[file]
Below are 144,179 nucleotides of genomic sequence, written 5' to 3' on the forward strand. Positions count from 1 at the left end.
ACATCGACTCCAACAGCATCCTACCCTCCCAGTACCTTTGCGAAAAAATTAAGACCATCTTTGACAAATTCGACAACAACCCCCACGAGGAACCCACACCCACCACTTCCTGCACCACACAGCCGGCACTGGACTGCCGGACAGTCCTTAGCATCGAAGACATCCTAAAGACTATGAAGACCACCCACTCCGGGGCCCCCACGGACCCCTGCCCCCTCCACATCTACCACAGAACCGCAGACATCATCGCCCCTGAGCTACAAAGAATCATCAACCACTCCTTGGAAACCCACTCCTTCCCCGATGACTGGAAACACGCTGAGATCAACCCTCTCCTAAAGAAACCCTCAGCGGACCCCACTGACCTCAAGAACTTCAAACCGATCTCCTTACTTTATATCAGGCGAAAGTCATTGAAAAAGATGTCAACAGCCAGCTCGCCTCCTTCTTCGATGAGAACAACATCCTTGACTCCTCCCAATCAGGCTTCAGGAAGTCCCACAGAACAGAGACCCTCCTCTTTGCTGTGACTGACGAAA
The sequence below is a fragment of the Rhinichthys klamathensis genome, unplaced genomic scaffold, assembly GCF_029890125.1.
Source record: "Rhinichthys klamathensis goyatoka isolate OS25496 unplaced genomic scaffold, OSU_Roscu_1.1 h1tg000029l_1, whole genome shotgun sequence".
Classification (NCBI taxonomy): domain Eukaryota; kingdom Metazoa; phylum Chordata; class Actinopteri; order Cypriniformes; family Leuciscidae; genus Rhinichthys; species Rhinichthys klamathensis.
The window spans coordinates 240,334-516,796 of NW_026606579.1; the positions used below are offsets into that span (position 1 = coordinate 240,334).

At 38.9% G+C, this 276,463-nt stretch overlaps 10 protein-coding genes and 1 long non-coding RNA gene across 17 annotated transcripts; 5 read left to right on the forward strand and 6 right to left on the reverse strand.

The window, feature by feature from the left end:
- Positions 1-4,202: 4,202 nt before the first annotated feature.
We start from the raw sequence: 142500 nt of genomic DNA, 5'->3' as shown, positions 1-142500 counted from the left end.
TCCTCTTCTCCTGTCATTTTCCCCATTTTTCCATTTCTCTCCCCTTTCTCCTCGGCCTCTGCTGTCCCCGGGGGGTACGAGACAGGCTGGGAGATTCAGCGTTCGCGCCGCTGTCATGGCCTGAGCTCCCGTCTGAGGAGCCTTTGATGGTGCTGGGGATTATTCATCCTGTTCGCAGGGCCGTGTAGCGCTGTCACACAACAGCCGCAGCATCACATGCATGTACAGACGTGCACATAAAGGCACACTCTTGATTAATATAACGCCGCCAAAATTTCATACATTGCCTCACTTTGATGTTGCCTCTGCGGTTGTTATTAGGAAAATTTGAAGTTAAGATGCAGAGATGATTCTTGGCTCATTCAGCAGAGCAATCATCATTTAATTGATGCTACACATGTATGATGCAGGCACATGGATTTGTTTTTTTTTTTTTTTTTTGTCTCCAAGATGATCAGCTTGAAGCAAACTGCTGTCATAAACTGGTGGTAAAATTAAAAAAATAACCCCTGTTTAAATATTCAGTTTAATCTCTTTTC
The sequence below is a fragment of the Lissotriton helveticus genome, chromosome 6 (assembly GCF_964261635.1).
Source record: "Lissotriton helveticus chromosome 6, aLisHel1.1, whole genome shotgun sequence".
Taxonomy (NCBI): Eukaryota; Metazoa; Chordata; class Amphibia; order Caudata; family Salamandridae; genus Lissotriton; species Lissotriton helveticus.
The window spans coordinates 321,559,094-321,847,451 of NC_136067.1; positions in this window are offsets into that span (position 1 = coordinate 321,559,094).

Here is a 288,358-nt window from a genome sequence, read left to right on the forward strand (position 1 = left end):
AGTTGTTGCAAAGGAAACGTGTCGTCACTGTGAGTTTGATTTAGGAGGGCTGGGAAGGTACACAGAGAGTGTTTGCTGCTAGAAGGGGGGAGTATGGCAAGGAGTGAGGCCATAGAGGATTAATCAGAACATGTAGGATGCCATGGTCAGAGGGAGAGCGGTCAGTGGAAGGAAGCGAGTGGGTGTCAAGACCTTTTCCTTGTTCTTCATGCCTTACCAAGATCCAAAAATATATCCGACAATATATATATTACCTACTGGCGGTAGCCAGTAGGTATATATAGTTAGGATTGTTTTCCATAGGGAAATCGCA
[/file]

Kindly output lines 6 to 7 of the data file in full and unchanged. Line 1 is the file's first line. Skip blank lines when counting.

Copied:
The window spans coordinates 240,334-516,796 of NW_026606579.1; the positions used below are offsets into that span (position 1 = coordinate 240,334).

At 38.9% G+C, this 276,463-nt stretch overlaps 10 protein-coding genes and 1 long non-coding RNA gene across 17 annotated transcripts; 5 read left to right on the forward strand and 6 right to left on the reverse strand.